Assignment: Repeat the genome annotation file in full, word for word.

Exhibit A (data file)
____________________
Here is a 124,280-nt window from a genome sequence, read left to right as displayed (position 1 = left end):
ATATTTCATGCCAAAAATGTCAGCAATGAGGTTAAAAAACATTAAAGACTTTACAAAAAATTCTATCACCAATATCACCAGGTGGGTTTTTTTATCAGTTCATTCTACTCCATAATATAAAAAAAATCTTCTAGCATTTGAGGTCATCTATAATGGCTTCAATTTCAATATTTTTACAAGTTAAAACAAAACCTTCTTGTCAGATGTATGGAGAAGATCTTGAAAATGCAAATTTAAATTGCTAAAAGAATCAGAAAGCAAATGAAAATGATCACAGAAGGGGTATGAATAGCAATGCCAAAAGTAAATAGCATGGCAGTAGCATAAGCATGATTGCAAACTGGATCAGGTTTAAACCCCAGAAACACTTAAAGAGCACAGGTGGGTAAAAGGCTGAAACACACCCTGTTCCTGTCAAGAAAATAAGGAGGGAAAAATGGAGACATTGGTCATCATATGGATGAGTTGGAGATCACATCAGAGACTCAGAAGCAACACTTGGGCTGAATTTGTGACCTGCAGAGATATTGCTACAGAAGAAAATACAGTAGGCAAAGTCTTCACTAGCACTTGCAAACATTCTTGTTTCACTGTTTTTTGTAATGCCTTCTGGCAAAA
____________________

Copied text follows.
Here is a 124,280-nt window from a genome sequence, read left to right as displayed (position 1 = left end):
ATATTTCATGCCAAAAATGTCAGCAATGAGGTTAAAAAACATTAAAGACTTTACAAAAAATTCTATCACCAATATCACCAGGTGGGTTTTTTTATCAGTTCATTCTACTCCATAATATAAAAAAAATCTTCTAGCATTTGAGGTCATCTATAATGGCTTCAATTTCAATATTTTTACAAGTTAAAACAAAACCTTCTTGTCAGATGTATGGAGAAGATCTTGAAAATGCAAATTTAAATTGCTAAAAGAATCAGAAAGCAAATGAAAATGATCACAGAAGGGGTATGAATAGCAATGCCAAAAGTAAATAGCATGGCAGTAGCATAAGCATGATTGCAAACTGGATCAGGTTTAAACCCCAGAAACACTTAAAGAGCACAGGTGGGTAAAAGGCTGAAACACACCCTGTTCCTGTCAAGAAAATAAGGAGGGAAAAATGGAGACATTGGTCATCATATGGATGAGTTGGAGATCACATCAGAGACTCAGAAGCAACACTTGGGCTGAATTTGTGACCTGCAGAGATATTGCTACAGAAGAAAATACAGTAGGCAAAGTCTTCACTAGCACTTGCAAACATTCTTGTTTCACTGTTTTTTGTAATGCCTTCTGGCAAAA